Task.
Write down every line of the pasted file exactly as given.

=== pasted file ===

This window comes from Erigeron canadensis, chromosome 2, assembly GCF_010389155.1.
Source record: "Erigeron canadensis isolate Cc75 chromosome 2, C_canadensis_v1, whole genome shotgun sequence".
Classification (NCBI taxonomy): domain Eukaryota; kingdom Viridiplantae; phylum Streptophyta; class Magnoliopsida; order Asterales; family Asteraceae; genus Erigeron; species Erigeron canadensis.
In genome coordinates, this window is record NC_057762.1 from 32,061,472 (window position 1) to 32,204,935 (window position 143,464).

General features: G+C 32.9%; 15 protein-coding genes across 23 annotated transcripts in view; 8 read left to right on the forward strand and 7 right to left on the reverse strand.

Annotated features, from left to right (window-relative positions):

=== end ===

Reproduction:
This window comes from Erigeron canadensis, chromosome 2, assembly GCF_010389155.1.
Source record: "Erigeron canadensis isolate Cc75 chromosome 2, C_canadensis_v1, whole genome shotgun sequence".
Classification (NCBI taxonomy): domain Eukaryota; kingdom Viridiplantae; phylum Streptophyta; class Magnoliopsida; order Asterales; family Asteraceae; genus Erigeron; species Erigeron canadensis.
In genome coordinates, this window is record NC_057762.1 from 32,061,472 (window position 1) to 32,204,935 (window position 143,464).

General features: G+C 32.9%; 15 protein-coding genes across 23 annotated transcripts in view; 8 read left to right on the forward strand and 7 right to left on the reverse strand.

Annotated features, from left to right (window-relative positions):